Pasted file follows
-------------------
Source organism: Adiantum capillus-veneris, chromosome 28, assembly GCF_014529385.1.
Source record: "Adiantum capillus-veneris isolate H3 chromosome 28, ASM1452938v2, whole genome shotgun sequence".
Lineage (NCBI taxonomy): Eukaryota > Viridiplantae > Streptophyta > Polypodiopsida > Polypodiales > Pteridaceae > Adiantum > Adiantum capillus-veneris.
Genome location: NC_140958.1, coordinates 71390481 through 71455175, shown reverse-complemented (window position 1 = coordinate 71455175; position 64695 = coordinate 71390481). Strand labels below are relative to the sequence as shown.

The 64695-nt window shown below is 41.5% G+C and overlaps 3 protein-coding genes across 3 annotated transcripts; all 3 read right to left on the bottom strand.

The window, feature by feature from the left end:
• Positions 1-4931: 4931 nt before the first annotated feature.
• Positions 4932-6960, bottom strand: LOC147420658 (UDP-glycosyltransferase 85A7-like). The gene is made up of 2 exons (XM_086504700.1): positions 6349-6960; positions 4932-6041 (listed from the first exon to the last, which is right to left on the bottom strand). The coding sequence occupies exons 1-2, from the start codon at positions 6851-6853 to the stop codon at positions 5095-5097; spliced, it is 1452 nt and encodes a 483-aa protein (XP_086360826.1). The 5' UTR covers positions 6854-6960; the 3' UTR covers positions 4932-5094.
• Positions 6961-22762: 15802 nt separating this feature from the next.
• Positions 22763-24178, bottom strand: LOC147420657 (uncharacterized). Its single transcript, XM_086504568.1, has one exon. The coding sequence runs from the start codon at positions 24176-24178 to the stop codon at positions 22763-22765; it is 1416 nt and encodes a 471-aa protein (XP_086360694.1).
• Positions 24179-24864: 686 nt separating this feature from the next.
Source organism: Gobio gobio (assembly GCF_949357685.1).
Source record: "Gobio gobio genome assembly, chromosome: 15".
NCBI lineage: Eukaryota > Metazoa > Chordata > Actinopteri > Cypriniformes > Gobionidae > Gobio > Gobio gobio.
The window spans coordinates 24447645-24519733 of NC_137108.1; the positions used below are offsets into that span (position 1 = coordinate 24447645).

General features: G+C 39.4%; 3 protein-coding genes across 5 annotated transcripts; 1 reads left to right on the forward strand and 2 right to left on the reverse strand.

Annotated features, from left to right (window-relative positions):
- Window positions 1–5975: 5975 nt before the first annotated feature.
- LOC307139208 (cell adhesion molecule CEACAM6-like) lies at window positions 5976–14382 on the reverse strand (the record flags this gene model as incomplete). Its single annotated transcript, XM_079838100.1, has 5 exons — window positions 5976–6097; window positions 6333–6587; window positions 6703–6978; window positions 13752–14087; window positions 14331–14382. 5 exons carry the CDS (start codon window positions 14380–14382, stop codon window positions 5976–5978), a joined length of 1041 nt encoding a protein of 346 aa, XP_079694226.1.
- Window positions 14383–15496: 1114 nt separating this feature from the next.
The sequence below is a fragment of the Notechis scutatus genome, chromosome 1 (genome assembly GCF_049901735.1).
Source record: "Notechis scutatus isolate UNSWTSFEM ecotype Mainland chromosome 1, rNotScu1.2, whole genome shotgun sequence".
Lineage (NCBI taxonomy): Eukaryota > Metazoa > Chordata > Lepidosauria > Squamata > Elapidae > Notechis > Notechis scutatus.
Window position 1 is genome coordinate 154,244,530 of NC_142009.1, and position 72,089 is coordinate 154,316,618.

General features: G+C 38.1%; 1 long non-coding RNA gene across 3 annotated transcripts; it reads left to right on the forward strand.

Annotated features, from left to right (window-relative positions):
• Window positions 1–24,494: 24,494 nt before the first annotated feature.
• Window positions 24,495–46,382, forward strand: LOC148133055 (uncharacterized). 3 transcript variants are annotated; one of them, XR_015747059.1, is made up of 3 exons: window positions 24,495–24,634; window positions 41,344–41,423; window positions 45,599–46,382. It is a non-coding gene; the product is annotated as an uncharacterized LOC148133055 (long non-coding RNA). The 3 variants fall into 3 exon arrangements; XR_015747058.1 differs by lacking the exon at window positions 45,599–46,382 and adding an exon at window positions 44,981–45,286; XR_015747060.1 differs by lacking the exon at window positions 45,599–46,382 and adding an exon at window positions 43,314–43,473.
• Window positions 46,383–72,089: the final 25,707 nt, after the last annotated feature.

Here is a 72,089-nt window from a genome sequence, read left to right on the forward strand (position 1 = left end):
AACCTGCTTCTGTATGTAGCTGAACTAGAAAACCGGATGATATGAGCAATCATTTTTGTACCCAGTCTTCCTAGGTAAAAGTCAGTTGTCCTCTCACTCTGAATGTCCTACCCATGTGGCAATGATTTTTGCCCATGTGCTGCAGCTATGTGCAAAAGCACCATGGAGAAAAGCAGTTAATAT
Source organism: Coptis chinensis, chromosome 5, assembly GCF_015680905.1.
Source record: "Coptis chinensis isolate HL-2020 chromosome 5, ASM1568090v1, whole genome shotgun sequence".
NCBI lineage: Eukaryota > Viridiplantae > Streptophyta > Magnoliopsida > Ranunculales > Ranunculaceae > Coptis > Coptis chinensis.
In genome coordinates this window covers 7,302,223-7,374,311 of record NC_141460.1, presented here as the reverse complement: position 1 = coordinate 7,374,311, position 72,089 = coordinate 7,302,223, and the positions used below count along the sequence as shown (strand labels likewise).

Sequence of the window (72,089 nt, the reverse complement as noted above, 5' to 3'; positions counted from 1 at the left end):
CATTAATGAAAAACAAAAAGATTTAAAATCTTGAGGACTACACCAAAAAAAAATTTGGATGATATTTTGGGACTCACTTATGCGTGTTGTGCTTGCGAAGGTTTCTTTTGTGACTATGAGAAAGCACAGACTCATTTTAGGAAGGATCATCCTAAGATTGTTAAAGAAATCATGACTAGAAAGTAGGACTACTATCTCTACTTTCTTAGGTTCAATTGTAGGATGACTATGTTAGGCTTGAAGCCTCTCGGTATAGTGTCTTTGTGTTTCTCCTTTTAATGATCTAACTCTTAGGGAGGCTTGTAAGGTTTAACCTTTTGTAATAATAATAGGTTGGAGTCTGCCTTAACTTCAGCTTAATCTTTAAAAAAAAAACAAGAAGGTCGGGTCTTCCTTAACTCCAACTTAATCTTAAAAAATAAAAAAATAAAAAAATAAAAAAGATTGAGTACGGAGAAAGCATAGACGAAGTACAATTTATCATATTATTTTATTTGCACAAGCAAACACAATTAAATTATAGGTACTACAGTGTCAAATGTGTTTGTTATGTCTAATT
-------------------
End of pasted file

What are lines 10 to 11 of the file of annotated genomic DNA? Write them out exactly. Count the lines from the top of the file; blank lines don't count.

• Positions 22763-24178, bottom strand: LOC147420657 (uncharacterized). Its single transcript, XM_086504568.1, has one exon. The coding sequence runs from the start codon at positions 24176-24178 to the stop codon at positions 22763-22765; it is 1416 nt and encodes a 471-aa protein (XP_086360694.1).
• Positions 24179-24864: 686 nt separating this feature from the next.